The Art Nouveau movement started in the late 19th century as a rejection of mass-produced adornments and decor, which is ironic considering how much mass-produced jewelry was subsequently created in the Art Nouveau style. Victorian-Era industrialization had made jewelry widely available for the first time, as factories stamped out generic, fussy scroll designs in metal and sold them to the emerging middle class. Quickly, master artisans and craftspeople rebelled, asserting the importance of high-quality, one-of-a-kind, handcrafted furnishings, glassware, pottery, and jewelry.
Practitioners of Art Nouveau (or "The New Art" in French) adopted an asymmetrical, flowing, organic aesthetic that contrasted with the uptight, frilly, and historic styles favored by Victorians. French goldsmiths like Georges Fouquet and René Lalique, as well as American glass artist Louis Comfort Tiffany, made high-end pieces out of fine metals, enamel, glass, and precious and semi-precious gemstones, employing Art Nouveau themes like flowers, winged insects, and lovely ladies with long, sinewy hair. Lalique, in particular, came up with new techniques for using glass, enameling, and "humble" materials such as horn to make beautiful, wearable pieces of art.
World-traveling stage actress Sarah Bernhardt, known for her exotic and flamboyant head-to-toe adornments, flaunted this new style of jewelry on stage and off. Wearing Byzantine and Egyptian inspired pieces, she even put her pet chameleon on a gold chain to wear as a living brooch. In France, Maison Gripoix made cheap knockoffs of Bernhardt's jewelry out of metal, paste, and enamel, and these were snatched up at fashionable Paris boutiques. Bijoux Bardach made some of the diva's pieces—and likely, the most popular copies.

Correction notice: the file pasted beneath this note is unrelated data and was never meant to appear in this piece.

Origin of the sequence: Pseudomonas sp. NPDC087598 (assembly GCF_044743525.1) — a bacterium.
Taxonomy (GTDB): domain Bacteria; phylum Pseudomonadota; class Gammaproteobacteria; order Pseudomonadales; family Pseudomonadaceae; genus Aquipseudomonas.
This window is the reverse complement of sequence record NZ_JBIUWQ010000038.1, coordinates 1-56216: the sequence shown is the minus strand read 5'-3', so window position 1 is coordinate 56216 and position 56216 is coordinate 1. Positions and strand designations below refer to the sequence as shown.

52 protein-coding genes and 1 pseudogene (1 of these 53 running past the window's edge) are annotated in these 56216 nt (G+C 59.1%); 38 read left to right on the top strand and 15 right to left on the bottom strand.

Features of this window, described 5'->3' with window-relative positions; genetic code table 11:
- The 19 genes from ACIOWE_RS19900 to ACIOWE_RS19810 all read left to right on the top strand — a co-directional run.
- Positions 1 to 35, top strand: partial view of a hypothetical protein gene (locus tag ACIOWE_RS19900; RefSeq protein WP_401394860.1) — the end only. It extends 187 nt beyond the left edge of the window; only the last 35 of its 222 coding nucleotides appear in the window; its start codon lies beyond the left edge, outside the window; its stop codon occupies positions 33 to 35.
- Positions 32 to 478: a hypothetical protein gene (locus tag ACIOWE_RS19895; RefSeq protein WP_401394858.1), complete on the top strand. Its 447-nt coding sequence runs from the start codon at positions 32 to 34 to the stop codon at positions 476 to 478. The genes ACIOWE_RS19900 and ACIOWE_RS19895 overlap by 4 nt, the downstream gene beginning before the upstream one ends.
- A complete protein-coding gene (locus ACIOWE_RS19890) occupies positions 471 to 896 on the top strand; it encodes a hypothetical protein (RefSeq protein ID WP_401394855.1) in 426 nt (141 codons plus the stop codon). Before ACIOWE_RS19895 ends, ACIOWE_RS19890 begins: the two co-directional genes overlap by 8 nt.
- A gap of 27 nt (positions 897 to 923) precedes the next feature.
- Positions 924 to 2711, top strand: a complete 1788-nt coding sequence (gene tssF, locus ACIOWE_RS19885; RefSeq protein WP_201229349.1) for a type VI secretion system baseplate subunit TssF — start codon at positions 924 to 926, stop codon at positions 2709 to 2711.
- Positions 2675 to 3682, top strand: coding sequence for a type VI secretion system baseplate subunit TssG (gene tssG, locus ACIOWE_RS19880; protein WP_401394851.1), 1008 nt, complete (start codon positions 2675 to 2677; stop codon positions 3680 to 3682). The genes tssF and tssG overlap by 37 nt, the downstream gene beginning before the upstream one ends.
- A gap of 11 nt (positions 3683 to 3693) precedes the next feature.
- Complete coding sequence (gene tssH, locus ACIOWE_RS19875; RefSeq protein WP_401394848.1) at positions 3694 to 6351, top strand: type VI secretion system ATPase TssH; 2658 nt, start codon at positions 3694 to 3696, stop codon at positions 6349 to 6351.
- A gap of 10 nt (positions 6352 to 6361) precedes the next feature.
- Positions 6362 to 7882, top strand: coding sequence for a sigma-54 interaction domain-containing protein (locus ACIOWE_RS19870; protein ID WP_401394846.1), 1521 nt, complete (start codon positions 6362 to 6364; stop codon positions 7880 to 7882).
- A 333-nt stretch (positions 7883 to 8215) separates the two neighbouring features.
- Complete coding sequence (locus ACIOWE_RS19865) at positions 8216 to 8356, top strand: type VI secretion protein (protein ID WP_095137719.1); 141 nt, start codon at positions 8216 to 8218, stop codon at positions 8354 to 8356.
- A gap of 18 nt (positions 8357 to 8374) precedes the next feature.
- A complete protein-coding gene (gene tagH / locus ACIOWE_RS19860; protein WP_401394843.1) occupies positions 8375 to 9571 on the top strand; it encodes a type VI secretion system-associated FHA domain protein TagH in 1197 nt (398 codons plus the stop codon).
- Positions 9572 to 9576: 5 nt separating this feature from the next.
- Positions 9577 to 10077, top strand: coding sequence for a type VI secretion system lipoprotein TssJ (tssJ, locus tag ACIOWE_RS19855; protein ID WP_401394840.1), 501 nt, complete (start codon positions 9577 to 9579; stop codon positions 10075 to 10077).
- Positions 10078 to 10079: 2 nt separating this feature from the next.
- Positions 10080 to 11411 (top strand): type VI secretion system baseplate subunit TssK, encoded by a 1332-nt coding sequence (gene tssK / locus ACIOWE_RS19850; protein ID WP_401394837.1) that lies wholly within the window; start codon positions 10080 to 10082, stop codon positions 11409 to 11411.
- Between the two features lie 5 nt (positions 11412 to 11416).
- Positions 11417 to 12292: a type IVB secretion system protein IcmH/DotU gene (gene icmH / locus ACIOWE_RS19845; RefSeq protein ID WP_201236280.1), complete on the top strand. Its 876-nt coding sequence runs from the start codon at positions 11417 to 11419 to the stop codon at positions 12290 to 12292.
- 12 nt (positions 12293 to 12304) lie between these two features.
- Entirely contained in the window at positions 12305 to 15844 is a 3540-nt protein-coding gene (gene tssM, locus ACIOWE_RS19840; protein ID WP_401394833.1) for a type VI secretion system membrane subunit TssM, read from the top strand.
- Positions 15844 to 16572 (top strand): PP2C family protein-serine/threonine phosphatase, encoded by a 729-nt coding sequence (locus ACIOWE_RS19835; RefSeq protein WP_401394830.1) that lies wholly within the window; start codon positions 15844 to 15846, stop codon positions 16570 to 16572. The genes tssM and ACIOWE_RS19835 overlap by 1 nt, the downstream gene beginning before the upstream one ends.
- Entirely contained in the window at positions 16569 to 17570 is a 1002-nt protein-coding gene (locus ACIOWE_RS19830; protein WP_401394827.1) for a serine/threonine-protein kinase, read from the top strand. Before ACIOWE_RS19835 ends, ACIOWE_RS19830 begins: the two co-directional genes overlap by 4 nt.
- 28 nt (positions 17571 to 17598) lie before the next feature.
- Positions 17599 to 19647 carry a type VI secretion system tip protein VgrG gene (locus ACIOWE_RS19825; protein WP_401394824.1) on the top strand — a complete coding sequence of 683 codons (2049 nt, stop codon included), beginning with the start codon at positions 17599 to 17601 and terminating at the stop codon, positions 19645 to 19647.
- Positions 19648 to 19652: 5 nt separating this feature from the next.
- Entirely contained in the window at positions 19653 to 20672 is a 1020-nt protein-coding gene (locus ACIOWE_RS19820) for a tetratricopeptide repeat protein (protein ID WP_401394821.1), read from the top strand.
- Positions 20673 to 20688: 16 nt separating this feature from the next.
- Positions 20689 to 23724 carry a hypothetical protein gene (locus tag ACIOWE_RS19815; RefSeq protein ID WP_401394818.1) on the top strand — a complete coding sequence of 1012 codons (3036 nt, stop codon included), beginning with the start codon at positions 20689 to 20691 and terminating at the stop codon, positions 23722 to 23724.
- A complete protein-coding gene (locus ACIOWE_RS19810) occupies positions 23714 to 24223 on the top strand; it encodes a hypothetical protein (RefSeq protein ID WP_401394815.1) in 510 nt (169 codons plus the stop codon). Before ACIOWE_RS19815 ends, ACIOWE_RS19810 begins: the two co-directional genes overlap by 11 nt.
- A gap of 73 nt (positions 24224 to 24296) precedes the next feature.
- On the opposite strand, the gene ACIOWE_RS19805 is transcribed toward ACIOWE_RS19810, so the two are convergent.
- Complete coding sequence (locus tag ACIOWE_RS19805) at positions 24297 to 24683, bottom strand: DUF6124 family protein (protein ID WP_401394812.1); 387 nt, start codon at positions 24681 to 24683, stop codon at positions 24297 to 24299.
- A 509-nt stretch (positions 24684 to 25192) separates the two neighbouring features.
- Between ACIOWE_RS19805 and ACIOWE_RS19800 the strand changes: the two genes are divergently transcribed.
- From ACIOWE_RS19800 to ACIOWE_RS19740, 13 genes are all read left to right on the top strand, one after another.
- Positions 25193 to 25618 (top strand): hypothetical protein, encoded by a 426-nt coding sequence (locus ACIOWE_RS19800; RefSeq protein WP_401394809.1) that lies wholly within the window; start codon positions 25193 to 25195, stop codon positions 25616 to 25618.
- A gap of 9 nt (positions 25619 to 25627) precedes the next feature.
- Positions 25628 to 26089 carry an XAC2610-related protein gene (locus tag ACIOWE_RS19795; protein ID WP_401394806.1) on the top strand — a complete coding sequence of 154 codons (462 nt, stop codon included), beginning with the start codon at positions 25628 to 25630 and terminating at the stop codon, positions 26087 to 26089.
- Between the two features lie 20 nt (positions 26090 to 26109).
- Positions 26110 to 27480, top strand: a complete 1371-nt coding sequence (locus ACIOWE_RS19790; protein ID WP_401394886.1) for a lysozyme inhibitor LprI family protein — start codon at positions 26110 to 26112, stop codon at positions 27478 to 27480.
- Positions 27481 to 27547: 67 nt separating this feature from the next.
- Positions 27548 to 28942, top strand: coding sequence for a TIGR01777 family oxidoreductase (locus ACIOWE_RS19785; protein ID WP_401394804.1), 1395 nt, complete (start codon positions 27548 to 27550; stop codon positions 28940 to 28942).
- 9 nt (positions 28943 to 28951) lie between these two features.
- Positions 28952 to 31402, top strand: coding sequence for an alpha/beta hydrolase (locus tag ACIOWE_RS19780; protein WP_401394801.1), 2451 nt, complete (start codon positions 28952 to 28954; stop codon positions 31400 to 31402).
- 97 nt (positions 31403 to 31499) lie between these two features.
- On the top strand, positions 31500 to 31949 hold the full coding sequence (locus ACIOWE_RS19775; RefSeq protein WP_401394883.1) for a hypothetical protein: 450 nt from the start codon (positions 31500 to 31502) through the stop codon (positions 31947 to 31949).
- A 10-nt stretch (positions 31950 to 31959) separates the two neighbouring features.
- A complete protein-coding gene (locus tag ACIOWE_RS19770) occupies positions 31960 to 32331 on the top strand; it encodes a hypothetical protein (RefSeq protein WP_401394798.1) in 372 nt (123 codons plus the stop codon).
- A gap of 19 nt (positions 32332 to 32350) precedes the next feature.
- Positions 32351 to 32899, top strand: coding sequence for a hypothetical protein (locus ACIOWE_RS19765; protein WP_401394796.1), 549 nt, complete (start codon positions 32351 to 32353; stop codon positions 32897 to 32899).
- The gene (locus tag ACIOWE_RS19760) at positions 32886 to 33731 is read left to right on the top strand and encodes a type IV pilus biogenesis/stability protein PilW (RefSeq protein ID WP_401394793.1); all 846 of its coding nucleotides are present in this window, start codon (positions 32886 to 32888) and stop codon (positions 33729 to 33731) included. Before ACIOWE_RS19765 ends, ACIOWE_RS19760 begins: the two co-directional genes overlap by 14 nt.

Piel Frères in Paris specialized in cheap but high-quality Art Nouveau jewelry, like its luxurious blue-green enamel peacock-feather belt buckle. This family jeweler, copying costumes seen in popular stage plays, replaced ivory with a new plastic called celluloid and used gilt copper and silver to achieve the look of gold. Companies like Rouzé and Mascaraud made stylish gilt fantasy pieces that were stamped out of metal by machine, but hand-finished.
The refreshing Art Nouveau aesthetic had a universal appeal, even to those with limited means, prompting factories to begin producing cheaper versions of the looks created by artisans. Starting around 1890, U.S. firm Gorham Corporation trademarked a line of "Martelé" jewelry that had a Gallic feel. Another American company, Unger Brothers, sold Art Nouveau-style jewelry in vermeiled silver. Other U.S. manufacturers—like Krementz and Frank M. Whiting—reproduced French Art Nouveau looks, but in low machine-made quality. Not surprisingly, by around 1910, Art Nouveau had reached its oversaturation point, and fashionable types were turning to the more modern, streamlined Art Deco style.
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